Two days later, I’m back in New York – 53rd and 3rd – Memorial Sloan Kettering Hospital. This is where we gather, for our waiting. People like me. We have made waiting an art form;  waiting is a part of us. And then your name is called, your heart starts to beat a little faster, and after some more waiting, in a hidden away room, you get the news. It is back.

Outside, our paths might cross on the pavement. We stutter, left, right, left, as we try to avoid each other in the crowd. We exchange a fleeting glance. And you would never know.

One step at a time. I start to sketch out an image of the path ahead. Half scribbled notes, questions to ask at my next appointment. Methodical internet searches for clues, signs. Then my concentration is broken by a phone call – I have to get to the clinic today, there is a clinical trial that I can join. Yesterday, there was nothing on the cards; today, a wonder drug?

Two days later, I am lying in a hospital bed. They present me with the little devils. Ten innocuous looking pills, ten days (appearances can be deceiving). 26,700 milligrams of hope, coated in nausea inducing yellow film. It is a struggle to get them down, and a bigger one to keep them down. The nausea takes hold of me, so I close my eyes and let the world keep spinning. I spiral into a slumber.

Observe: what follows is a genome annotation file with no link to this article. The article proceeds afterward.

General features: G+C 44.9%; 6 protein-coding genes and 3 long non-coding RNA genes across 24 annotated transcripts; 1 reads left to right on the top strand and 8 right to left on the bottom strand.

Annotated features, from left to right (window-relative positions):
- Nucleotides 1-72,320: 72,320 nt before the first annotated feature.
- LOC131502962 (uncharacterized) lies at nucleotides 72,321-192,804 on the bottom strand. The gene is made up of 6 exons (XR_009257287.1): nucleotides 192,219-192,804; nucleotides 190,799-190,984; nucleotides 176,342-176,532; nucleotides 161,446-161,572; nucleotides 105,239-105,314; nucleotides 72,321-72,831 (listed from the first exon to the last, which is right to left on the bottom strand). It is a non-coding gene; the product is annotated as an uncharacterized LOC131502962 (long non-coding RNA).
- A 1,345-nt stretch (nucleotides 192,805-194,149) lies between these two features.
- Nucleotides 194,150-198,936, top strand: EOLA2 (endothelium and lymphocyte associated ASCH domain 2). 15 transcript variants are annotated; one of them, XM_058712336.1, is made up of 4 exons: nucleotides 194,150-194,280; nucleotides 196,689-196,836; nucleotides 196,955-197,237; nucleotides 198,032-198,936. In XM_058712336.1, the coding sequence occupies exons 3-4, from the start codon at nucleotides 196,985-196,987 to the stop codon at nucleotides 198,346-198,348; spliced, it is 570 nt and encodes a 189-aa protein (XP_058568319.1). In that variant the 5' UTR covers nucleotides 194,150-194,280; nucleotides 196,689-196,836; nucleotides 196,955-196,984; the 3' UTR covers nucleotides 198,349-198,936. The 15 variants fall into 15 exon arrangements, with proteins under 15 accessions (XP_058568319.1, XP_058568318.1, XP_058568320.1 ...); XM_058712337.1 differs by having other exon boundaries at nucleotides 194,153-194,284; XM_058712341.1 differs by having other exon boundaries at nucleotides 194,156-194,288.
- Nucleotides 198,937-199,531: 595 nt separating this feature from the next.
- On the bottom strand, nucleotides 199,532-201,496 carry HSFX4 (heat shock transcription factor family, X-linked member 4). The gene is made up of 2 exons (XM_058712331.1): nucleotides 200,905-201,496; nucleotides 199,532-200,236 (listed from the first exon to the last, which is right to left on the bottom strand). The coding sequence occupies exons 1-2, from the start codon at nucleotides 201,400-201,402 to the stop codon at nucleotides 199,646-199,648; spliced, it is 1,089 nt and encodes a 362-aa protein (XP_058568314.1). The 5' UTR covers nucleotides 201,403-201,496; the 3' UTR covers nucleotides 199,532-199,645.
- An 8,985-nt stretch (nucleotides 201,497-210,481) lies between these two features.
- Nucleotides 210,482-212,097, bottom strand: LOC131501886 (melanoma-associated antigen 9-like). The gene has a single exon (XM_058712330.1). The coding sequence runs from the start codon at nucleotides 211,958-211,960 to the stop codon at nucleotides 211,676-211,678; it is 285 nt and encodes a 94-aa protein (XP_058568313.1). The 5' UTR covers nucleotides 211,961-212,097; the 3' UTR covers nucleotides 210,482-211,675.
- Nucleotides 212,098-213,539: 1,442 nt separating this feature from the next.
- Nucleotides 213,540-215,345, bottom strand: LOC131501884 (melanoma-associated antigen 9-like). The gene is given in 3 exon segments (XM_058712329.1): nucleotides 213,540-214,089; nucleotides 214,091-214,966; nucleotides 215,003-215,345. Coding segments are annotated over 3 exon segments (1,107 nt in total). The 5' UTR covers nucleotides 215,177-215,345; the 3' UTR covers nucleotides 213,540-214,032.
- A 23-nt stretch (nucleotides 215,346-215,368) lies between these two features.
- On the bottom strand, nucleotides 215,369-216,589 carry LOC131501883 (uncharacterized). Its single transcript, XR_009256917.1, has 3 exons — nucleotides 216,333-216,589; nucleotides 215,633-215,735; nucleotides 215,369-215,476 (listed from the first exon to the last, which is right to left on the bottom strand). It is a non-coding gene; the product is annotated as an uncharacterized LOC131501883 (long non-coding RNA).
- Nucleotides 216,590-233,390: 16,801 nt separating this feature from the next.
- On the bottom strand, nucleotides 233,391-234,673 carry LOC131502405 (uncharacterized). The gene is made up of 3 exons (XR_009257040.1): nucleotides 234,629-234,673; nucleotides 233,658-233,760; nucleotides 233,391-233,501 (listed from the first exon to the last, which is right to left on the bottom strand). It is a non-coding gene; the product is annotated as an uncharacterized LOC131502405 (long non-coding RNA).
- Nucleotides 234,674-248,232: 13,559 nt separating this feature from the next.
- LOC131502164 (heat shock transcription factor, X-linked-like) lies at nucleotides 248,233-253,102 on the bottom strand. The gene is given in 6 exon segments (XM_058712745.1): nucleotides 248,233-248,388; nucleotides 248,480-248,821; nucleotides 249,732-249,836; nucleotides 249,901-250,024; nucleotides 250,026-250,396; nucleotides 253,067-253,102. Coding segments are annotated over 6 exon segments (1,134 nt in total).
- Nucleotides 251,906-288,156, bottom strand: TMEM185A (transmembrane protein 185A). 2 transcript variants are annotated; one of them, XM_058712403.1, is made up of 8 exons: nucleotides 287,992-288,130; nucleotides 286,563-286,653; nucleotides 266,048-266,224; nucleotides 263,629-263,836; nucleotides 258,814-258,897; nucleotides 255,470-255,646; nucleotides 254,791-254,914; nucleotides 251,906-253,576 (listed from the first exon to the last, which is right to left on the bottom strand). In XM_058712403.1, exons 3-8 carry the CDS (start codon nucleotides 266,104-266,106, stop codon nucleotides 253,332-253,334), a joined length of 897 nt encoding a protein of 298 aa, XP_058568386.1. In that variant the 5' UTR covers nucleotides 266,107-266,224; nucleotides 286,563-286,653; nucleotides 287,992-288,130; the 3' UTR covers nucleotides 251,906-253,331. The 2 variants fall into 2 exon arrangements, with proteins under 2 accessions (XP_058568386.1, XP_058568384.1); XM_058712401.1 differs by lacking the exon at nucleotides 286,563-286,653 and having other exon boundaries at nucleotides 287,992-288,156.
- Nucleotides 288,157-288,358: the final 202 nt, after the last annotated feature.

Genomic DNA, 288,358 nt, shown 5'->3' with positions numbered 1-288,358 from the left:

Yoghurt helps me get through days one to eight. Sheeps clothing for the wolves, masking their insidious taste. At irregular intervals of hours and days, I present the veins in my forearms to nurses – alternatively, left and right.  My blood, deconstructed, the raw data for things to come, years ahead.  My contusions, hopeful signposts to better things that lie ahead.

Day nine. My tongue is coated with a thick white film, my throat is parched dry. The nausea has consumed me. Now I sleep with a bucket beside my bed. In the middle of the night, I am hunched over it. I have nothing to give but green bile, from the deepest pits of my stomach.

Day Ten. It’s over for now. Everything tastes of nothingness. Even water has stopped tasting of itself. But it’s time to come up for air.